The Royal Opera – Harrison Birtwistle’s The Minotaur

The Minotaur – Opera in two parts to a libretto by David Harsent [sung in English with English surtitles]

Ariadne – Christine Rice
First Innocent – Susana Gaspar
Second Innocent – Nadine Livingston
Third Innocent – Justina Gringyte
Fourth Innocent – James Laing
Fifth Innocent – William Towers
Theseus – Johan Reuter
The Minotaur – Sir John Tomlinson
Ker – Elisabeth Meister
Snake Priestess – Andrew Watts
Hiereus – Alan Oke

Royal Opera Chorus

Orchestra of the Royal Opera House
Ryan Wigglesworth

Stephen Langridge – Director
Alison Chitty – Designs
Paul Pyant – Lighting design
Philippe Giraudeau – Choreography
59 Productions – Video designs

Reviewed by: Mark Valencia

Reviewed: 17 January, 2013
Venue: Royal Opera House, Covent Garden, London

John Tomlinson as Minotaur (The Minotaur, The Royal Opera, January 2013). Photograph: Bill CooperThe monster may be fearsome but The Minotaur is not a score to be afraid of. Harrison Birtwistle’s compositional style of crunching, clashing sonorities runs untamed and free through the Greek myth in a way its eponymous half-man, half-bull creature can never do, trapped as he is within a Labyrinth and destined forever to dine on human flesh.

With batteries of percussion ranked antiphonally on either side of the stalls circle, the Orchestra of the Royal Opera House and Ryan Wigglesworth (making his House debut by deputising for the injured-for-rehearsals Antonio Pappano who had conducted the premiere in 2008) revelled in the music’s thrills and freewheeling ingenuity in this first revival of Stephen Langridge’s production, much to the delight of a packed and appreciative first-night audience.

Christine Rice as Ariadne (The Minotaur, The Royal Opera, January 2013). Photograph: Bill CooperThe cast, several of whom have returned to roles they played in that first run, was rock-solid. As Ariadne, the Minotaur’s morally and emotionally torn half-sibling, Christine Rice launched the opera with an imposing prologue that establishes mood and context much as Cassandre does in Berlioz’s Les Troyens. Throughout the two acts it was Rice’s sense of melodic and textural beauty that dominated the evening, and she was exceptional. Her voice inflected with tragedy, there were moments when she might even have sung the blues.

The singer cast as Theseus needs not only to be a powerful vocalist but physically he must be plausible as the conqueror of a man-bull. Johan Reuter is strong on both counts, and he made a heroic fist of a potentially pallid role. Alan Oke (in a part created by the late Philip Langridge) was an eloquent Hiereus, the acolyte who translates the exotic utterances of countertenor Andrew Watts’s oracular Snake Priestess in the opera’s weakest scene – an overwrought episode whose only message is that Theseus won’t get lost in the Labyrinth if he unravels a ball of red wool as he goes.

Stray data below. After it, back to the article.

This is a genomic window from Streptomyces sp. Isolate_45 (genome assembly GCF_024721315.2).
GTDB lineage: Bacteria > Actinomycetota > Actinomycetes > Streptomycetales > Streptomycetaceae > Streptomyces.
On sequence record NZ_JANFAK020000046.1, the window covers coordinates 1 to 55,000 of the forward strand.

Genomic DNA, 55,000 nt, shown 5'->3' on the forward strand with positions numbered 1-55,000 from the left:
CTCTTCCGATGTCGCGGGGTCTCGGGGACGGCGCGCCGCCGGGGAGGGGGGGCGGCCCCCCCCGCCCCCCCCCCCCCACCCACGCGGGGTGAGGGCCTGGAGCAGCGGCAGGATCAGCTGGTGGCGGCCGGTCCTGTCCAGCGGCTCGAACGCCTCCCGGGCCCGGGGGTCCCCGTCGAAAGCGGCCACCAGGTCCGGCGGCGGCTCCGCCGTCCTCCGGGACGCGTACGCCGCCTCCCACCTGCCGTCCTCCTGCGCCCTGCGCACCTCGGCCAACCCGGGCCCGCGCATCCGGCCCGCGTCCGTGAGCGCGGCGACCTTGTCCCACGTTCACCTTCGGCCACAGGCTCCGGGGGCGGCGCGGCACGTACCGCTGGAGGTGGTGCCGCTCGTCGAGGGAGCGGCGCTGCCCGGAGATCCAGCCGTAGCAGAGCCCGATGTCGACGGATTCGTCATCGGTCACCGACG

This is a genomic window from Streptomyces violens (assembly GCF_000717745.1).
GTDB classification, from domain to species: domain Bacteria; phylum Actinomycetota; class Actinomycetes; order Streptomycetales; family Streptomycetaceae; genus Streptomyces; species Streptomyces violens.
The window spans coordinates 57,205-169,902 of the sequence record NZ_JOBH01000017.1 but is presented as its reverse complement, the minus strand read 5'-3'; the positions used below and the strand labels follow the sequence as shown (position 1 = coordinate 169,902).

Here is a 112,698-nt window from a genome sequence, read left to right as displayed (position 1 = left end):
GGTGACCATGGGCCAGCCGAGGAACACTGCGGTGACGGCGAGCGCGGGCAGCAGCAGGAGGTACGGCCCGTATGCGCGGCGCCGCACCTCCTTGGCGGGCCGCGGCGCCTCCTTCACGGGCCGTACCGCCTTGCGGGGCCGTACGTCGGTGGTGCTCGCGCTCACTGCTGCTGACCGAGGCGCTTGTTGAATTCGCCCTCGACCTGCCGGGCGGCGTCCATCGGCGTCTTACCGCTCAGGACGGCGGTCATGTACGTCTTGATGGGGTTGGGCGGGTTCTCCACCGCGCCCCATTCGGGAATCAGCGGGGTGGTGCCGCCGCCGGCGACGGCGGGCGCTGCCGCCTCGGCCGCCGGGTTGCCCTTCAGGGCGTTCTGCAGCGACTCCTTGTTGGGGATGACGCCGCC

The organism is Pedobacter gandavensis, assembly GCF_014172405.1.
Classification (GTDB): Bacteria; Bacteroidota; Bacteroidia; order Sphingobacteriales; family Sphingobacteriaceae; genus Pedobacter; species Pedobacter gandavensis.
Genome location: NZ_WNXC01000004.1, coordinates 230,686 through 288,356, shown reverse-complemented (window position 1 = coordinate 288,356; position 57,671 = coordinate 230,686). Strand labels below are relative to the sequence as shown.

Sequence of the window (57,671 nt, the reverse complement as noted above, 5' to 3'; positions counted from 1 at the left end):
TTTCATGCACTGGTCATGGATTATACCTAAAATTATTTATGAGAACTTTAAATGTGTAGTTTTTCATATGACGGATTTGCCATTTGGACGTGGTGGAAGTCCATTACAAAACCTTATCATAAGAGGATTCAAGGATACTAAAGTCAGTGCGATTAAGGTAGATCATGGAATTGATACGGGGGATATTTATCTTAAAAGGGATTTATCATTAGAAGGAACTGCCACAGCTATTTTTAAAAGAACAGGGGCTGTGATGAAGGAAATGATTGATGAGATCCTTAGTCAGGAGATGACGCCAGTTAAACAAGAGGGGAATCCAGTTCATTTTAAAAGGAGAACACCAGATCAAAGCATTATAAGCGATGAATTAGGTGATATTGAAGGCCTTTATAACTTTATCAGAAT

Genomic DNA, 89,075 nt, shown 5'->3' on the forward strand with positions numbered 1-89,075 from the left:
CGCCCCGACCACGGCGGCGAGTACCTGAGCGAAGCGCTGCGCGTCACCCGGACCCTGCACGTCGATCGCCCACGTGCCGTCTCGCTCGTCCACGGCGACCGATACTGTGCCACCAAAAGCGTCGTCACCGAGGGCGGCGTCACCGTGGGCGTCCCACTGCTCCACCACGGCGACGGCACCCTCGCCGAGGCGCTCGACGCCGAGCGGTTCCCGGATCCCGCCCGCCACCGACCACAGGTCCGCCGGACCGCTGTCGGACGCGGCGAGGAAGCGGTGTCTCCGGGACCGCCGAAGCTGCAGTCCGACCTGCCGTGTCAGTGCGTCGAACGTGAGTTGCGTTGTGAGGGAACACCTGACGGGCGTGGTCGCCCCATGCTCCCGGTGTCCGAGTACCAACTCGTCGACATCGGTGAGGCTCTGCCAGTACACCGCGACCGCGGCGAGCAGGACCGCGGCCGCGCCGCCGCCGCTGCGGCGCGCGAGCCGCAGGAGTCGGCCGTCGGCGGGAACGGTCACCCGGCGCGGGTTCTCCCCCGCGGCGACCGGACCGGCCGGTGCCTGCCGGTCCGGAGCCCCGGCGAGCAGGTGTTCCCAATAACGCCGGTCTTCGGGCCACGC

Johan Reuter as Theseus (The Minotaur, The Royal Opera, January 2013). Photograph: Bill CooperAs Asterios, the Minotaur, Sir John Tomlinson returned to the role that was written for him, and he used the incipient ageing of his voice to infuse his interpretation with pathos and vulnerability. The great singer’s physical presence was as powerful as ever, his diction unparalleled and his identification with the character absolute, for all its darkness. Awake, the Minotaur was a roaring animal; in dreams he became an articulate man aware of his wretched state, and Tomlinson brilliantly fleshed out a creature wracked by suspicion and self-loathing.

Musically the opera is dazzling and should survive as one of the great modern scores. However, it is curious that Birtwistle allows his work, which is as organically wild and thrashing as one would expect, to be shackled in the cage of David Harsent’s monolithic libretto. As the text struggles to keep up with the composer’s imagination, theatrical development is sacrificed on the altar of poetic declamation (too often of the “breasts like hard apples” variety). Perhaps Birtwistle decided he needed a regular collaborator in order to keep his own flights of fancy in check; but he could have done so much more with someone who at least understood about dramatic pulse. The splendid Elizabeth Meister, who leads a thrilling pack of heart-munching Harpies, is saddled with pretty much the same text each time she appears, while the librettist’s wordy celebration of human viscera (“tripes and lights”) smacks of the synonym dictionary. There were times when it felt like ‘Thesaurus and the Minotaur’.

Elisabeth Miester as Ker (The Minotaur, The Royal Opera, January 2013). Photograph: Bill CooperThe Royal Opera has recently iterated its commitment to new writing both with this welcome Birtwistle revival, the UK première (in March) of George Benjamin’s Written on Skin and, indeed, right up to 2020. Given a tale as timeless as The Minotaur, presented in a staging as direct and unfussy as this (designed with spare beauty by Alison Chitty), it is a policy that deserves to succeed. With realistically-priced seats and a top cast of singers, for those who take the plunge, their sense of adventure will be richly rewarded.

The rousing curtain-call applause only subsided when the two Tonys – Pappano (Music Director) and Hall (the soon-to-depart Chief Executive) – presented a cake to John Tomlinson in honour of his thirty-five-year association with Royal Opera. As the great bass has appeared in no fewer than thirty-three of those seasons, it was an appropriate gesture that will no doubt have been washed down with a celebratory glass or two backstage. Bull’s Blood for Sir John, one imagines.

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